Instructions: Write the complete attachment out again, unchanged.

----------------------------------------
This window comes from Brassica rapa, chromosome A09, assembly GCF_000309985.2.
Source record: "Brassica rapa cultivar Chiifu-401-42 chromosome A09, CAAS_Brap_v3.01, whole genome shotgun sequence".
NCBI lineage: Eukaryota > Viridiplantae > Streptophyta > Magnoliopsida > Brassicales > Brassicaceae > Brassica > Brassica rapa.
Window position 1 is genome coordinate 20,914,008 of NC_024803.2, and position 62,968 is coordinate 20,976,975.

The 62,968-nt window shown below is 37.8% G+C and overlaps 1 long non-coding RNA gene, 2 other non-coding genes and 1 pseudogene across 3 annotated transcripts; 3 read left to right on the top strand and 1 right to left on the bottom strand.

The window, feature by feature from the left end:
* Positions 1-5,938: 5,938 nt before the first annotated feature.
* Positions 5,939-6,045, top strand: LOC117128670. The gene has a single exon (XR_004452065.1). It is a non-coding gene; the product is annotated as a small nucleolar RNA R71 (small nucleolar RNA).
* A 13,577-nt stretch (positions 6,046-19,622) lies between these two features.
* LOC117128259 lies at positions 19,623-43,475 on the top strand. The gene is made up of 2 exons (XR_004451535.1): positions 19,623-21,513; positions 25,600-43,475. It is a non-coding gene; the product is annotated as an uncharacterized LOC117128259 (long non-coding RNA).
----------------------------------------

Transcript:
This window comes from Brassica rapa, chromosome A09, assembly GCF_000309985.2.
Source record: "Brassica rapa cultivar Chiifu-401-42 chromosome A09, CAAS_Brap_v3.01, whole genome shotgun sequence".
NCBI lineage: Eukaryota > Viridiplantae > Streptophyta > Magnoliopsida > Brassicales > Brassicaceae > Brassica > Brassica rapa.
Window position 1 is genome coordinate 20,914,008 of NC_024803.2, and position 62,968 is coordinate 20,976,975.

The 62,968-nt window shown below is 37.8% G+C and overlaps 1 long non-coding RNA gene, 2 other non-coding genes and 1 pseudogene across 3 annotated transcripts; 3 read left to right on the top strand and 1 right to left on the bottom strand.

The window, feature by feature from the left end:
* Positions 1-5,938: 5,938 nt before the first annotated feature.
* Positions 5,939-6,045, top strand: LOC117128670. The gene has a single exon (XR_004452065.1). It is a non-coding gene; the product is annotated as a small nucleolar RNA R71 (small nucleolar RNA).
* A 13,577-nt stretch (positions 6,046-19,622) lies between these two features.
* LOC117128259 lies at positions 19,623-43,475 on the top strand. The gene is made up of 2 exons (XR_004451535.1): positions 19,623-21,513; positions 25,600-43,475. It is a non-coding gene; the product is annotated as an uncharacterized LOC117128259 (long non-coding RNA).